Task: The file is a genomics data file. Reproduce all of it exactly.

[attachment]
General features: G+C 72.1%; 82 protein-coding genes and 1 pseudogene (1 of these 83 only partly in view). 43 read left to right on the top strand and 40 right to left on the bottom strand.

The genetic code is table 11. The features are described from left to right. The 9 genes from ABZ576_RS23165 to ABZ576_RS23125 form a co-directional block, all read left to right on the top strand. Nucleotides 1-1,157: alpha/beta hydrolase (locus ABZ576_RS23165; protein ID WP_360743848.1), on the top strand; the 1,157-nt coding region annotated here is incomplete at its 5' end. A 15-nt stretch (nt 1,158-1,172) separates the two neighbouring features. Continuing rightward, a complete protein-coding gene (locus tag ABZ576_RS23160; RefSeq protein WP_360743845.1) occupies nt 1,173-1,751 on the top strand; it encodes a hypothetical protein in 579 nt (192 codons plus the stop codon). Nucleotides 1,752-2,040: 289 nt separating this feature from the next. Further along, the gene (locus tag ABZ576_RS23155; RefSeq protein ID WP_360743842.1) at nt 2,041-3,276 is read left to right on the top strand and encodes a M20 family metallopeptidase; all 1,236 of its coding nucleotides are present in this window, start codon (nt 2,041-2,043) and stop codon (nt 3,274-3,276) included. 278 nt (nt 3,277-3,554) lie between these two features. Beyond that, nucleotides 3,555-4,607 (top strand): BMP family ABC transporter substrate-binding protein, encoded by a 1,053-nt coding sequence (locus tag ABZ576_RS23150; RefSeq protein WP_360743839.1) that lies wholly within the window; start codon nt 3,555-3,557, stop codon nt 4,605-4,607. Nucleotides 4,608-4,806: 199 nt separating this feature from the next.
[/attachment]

General features: G+C 72.1%; 82 protein-coding genes and 1 pseudogene (1 of these 83 only partly in view). 43 read left to right on the top strand and 40 right to left on the bottom strand.

The genetic code is table 11. The features are described from left to right. The 9 genes from ABZ576_RS23165 to ABZ576_RS23125 form a co-directional block, all read left to right on the top strand. Nucleotides 1-1,157: alpha/beta hydrolase (locus ABZ576_RS23165; protein ID WP_360743848.1), on the top strand; the 1,157-nt coding region annotated here is incomplete at its 5' end. A 15-nt stretch (nt 1,158-1,172) separates the two neighbouring features. Continuing rightward, a complete protein-coding gene (locus tag ABZ576_RS23160; RefSeq protein WP_360743845.1) occupies nt 1,173-1,751 on the top strand; it encodes a hypothetical protein in 579 nt (192 codons plus the stop codon). Nucleotides 1,752-2,040: 289 nt separating this feature from the next. Further along, the gene (locus tag ABZ576_RS23155; RefSeq protein ID WP_360743842.1) at nt 2,041-3,276 is read left to right on the top strand and encodes a M20 family metallopeptidase; all 1,236 of its coding nucleotides are present in this window, start codon (nt 2,041-2,043) and stop codon (nt 3,274-3,276) included. 278 nt (nt 3,277-3,554) lie between these two features. Beyond that, nucleotides 3,555-4,607 (top strand): BMP family ABC transporter substrate-binding protein, encoded by a 1,053-nt coding sequence (locus tag ABZ576_RS23150; RefSeq protein WP_360743839.1) that lies wholly within the window; start codon nt 3,555-3,557, stop codon nt 4,605-4,607. Nucleotides 4,608-4,806: 199 nt separating this feature from the next.